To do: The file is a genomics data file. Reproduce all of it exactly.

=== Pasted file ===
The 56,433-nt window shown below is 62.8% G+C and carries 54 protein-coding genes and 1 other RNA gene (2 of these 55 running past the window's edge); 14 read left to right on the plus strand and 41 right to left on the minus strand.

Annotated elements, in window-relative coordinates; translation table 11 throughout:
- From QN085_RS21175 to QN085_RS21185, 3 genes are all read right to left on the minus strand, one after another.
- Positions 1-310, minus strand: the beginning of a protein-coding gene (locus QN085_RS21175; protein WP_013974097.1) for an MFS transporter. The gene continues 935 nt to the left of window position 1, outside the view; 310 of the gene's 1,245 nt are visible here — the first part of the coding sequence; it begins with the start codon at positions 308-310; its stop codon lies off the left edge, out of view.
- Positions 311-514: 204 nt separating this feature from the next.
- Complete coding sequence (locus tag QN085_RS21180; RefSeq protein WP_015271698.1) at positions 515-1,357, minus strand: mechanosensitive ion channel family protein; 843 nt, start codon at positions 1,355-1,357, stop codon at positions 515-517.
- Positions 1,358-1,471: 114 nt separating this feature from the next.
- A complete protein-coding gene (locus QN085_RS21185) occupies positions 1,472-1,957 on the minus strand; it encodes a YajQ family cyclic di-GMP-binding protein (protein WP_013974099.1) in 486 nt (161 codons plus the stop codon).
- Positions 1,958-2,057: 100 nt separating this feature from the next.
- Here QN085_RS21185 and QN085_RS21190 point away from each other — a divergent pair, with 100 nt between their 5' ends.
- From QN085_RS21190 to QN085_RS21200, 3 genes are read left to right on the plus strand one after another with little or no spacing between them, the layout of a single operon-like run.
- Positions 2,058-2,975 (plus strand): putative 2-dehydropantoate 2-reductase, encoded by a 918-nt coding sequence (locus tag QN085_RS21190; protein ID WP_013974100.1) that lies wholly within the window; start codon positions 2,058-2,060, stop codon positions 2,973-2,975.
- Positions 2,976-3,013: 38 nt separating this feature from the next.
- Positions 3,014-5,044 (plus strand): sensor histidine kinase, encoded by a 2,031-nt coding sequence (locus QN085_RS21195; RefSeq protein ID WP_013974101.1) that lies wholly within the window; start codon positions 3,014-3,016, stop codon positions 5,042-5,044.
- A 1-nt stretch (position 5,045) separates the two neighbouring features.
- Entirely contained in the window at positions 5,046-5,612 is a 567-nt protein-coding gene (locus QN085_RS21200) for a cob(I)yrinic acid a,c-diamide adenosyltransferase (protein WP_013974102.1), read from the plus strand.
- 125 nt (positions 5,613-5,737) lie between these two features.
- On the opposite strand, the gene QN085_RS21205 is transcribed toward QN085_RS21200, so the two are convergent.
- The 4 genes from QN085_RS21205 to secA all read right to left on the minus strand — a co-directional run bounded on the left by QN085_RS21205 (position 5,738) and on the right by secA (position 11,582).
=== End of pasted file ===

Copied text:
The 56,433-nt window shown below is 62.8% G+C and carries 54 protein-coding genes and 1 other RNA gene (2 of these 55 running past the window's edge); 14 read left to right on the plus strand and 41 right to left on the minus strand.

Annotated elements, in window-relative coordinates; translation table 11 throughout:
- From QN085_RS21175 to QN085_RS21185, 3 genes are all read right to left on the minus strand, one after another.
- Positions 1-310, minus strand: the beginning of a protein-coding gene (locus QN085_RS21175; protein WP_013974097.1) for an MFS transporter. The gene continues 935 nt to the left of window position 1, outside the view; 310 of the gene's 1,245 nt are visible here — the first part of the coding sequence; it begins with the start codon at positions 308-310; its stop codon lies off the left edge, out of view.
- Positions 311-514: 204 nt separating this feature from the next.
- Complete coding sequence (locus tag QN085_RS21180; RefSeq protein WP_015271698.1) at positions 515-1,357, minus strand: mechanosensitive ion channel family protein; 843 nt, start codon at positions 1,355-1,357, stop codon at positions 515-517.
- Positions 1,358-1,471: 114 nt separating this feature from the next.
- A complete protein-coding gene (locus QN085_RS21185) occupies positions 1,472-1,957 on the minus strand; it encodes a YajQ family cyclic di-GMP-binding protein (protein WP_013974099.1) in 486 nt (161 codons plus the stop codon).
- Positions 1,958-2,057: 100 nt separating this feature from the next.
- Here QN085_RS21185 and QN085_RS21190 point away from each other — a divergent pair, with 100 nt between their 5' ends.
- From QN085_RS21190 to QN085_RS21200, 3 genes are read left to right on the plus strand one after another with little or no spacing between them, the layout of a single operon-like run.
- Positions 2,058-2,975 (plus strand): putative 2-dehydropantoate 2-reductase, encoded by a 918-nt coding sequence (locus tag QN085_RS21190; protein ID WP_013974100.1) that lies wholly within the window; start codon positions 2,058-2,060, stop codon positions 2,973-2,975.
- Positions 2,976-3,013: 38 nt separating this feature from the next.
- Positions 3,014-5,044 (plus strand): sensor histidine kinase, encoded by a 2,031-nt coding sequence (locus QN085_RS21195; RefSeq protein ID WP_013974101.1) that lies wholly within the window; start codon positions 3,014-3,016, stop codon positions 5,042-5,044.
- A 1-nt stretch (position 5,045) separates the two neighbouring features.
- Entirely contained in the window at positions 5,046-5,612 is a 567-nt protein-coding gene (locus QN085_RS21200) for a cob(I)yrinic acid a,c-diamide adenosyltransferase (protein WP_013974102.1), read from the plus strand.
- 125 nt (positions 5,613-5,737) lie between these two features.
- On the opposite strand, the gene QN085_RS21205 is transcribed toward QN085_RS21200, so the two are convergent.
- The 4 genes from QN085_RS21205 to secA all read right to left on the minus strand — a co-directional run bounded on the left by QN085_RS21205 (position 5,738) and on the right by secA (position 11,582).